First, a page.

Nashville-based folk/Americana singer/songwriter Faith Evans Ruch released her latest – a ten track album titled Lessons in Falling – on October 13th. Her first release since 2014’s After It’s Said & Done, Ruch has chosen to incorporate more genres of music in her writing and sound, drawing influence from soul to pop to r&b and beyond. There are clear roots with the songwriting, as every song has a lot to do with love. But it’s the vulnerability in her vocals, the way she can really reach and make you feel with every note, that is of actual note in this new release.
“I’m Yours” starts the album off with a bang, as we experience a real nod to Elvis in the crooning vocals. Though she visits similar notes throughout the album, this one feels the most like it was produced by The King himself. And while “Beg for Mercy” easily could have gone that way with the title, it serves as the quintessential mid-tempo blues track. “Sugar” takes on a different type of nostalgic flare, and quite frankly we could see it placed in a remake of Grease. And “Sunny Side” takes on an even more diverse direction, as we melt into a modern spin on a 70s funk feel.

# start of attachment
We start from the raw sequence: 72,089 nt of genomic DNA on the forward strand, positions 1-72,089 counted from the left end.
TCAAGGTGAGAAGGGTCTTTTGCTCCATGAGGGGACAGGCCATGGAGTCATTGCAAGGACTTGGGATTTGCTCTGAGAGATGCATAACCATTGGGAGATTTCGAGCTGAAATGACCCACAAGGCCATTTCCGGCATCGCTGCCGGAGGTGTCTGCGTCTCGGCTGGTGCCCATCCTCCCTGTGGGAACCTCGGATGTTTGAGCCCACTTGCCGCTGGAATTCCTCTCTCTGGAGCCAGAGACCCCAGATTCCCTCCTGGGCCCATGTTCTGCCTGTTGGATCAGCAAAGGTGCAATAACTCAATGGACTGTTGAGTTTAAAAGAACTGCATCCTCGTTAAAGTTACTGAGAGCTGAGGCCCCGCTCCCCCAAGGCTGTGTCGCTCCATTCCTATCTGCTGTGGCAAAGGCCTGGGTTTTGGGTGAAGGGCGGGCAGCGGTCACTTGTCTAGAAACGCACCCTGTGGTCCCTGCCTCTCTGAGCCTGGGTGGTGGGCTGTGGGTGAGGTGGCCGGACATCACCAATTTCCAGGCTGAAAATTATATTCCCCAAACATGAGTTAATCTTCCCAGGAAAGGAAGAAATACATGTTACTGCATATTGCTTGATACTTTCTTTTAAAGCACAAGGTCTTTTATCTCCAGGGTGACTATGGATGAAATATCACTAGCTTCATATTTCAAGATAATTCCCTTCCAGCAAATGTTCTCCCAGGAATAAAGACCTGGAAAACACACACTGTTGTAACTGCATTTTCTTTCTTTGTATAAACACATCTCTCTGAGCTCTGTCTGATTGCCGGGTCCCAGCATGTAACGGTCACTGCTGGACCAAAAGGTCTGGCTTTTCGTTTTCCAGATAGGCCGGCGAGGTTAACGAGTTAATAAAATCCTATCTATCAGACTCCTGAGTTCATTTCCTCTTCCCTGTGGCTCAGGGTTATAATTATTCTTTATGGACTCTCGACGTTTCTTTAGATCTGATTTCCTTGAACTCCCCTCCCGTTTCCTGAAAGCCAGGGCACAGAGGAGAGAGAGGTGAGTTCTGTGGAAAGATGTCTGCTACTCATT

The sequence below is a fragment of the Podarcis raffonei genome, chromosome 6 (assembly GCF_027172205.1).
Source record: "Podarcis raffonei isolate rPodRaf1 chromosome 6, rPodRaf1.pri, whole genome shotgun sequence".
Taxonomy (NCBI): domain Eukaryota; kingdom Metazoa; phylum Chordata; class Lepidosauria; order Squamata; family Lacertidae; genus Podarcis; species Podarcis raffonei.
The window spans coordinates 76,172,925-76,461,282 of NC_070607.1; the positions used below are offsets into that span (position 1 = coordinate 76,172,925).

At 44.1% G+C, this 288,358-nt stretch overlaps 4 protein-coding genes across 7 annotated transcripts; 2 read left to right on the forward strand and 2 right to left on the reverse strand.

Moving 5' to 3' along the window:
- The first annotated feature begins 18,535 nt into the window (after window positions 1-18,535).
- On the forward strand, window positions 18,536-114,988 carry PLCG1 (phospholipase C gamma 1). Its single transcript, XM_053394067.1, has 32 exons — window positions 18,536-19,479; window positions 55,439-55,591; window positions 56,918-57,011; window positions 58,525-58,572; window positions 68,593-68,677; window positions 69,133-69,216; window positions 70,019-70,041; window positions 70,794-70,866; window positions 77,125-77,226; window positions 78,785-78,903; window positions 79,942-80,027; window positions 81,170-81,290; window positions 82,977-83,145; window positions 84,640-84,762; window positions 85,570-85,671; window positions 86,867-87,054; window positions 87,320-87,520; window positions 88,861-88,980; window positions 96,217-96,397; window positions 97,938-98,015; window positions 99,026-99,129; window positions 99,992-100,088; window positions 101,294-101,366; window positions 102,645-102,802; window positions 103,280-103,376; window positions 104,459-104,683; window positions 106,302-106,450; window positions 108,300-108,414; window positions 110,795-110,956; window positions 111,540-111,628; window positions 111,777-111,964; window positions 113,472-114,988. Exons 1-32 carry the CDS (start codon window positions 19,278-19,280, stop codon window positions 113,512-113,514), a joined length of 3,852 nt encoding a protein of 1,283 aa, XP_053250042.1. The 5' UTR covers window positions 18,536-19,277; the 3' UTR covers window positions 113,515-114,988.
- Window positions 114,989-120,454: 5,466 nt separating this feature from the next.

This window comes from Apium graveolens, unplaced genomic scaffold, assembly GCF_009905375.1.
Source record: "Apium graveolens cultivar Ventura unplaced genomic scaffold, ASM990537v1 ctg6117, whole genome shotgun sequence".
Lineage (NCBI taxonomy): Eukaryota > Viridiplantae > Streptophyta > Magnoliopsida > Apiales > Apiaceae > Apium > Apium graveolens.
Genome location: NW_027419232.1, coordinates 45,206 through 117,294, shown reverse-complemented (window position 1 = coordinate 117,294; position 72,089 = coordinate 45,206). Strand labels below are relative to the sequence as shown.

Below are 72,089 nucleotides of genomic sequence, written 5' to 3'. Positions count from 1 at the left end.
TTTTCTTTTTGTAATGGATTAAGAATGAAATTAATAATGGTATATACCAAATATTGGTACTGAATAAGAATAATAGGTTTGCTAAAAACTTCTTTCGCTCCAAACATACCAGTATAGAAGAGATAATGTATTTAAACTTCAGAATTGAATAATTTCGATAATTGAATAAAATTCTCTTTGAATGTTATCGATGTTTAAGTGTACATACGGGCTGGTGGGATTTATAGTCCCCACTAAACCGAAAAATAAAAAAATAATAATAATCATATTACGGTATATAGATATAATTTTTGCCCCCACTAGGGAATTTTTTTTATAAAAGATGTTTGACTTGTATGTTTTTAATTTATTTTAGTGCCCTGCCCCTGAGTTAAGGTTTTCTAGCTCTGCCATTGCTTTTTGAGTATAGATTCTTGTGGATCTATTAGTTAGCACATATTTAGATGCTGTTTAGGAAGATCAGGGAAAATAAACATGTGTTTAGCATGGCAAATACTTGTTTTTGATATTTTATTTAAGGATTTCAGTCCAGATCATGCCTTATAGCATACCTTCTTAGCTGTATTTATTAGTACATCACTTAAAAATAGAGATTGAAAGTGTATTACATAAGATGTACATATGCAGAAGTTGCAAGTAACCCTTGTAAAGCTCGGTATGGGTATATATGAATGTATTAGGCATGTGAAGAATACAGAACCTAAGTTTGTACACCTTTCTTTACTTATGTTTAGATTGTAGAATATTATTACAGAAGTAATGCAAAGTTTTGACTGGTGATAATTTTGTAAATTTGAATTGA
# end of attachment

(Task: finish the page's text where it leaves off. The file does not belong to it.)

“This Cold” is the first real slow jam on Lessons in Falling, questioning the length of time she has been “wandering in this cold”, begging the question of love’s existence. Quickly, however, the tone changes with “Stupid Boy” and the subtle vocal quirks she incorporates to hook the audience into this one. The use of a choir-like backup vocals makes this one feel more robust amidst its pop-influenced sound. “Blood From a Stone” takes yet another different approach, the tempo changing a couple of times while Ruch threatens the man that tries to lie to her and “play it cool”, as she explains that she is “nobody’s fool”. We’re not ones to cross her after this track, that’s for sure.
But there are still three more tracks to delve into, and while “Rock Me Slow” is clearly the second slow track, it might place her on a different level of vulnerability as she leads us through a lonely narrative of sleeping alone and all of the tumultuous emotions that love or the lack thereof can burden a human with. We expect a lot from a song with the title “Bang Bang”, and we are pleasantly surprised with the final product. It feels like a song that came right out of the Kill Bill soundtrack, and you’ll understand what we mean from the first line to the very last chords. She rounds out her work with the aptly titled “Thank You”, which slowly careens through robust, soulful instrumentals toward her overall message of closure. Bittersweet, as now we have to wait to see the next step in Ruch’s musical progression.
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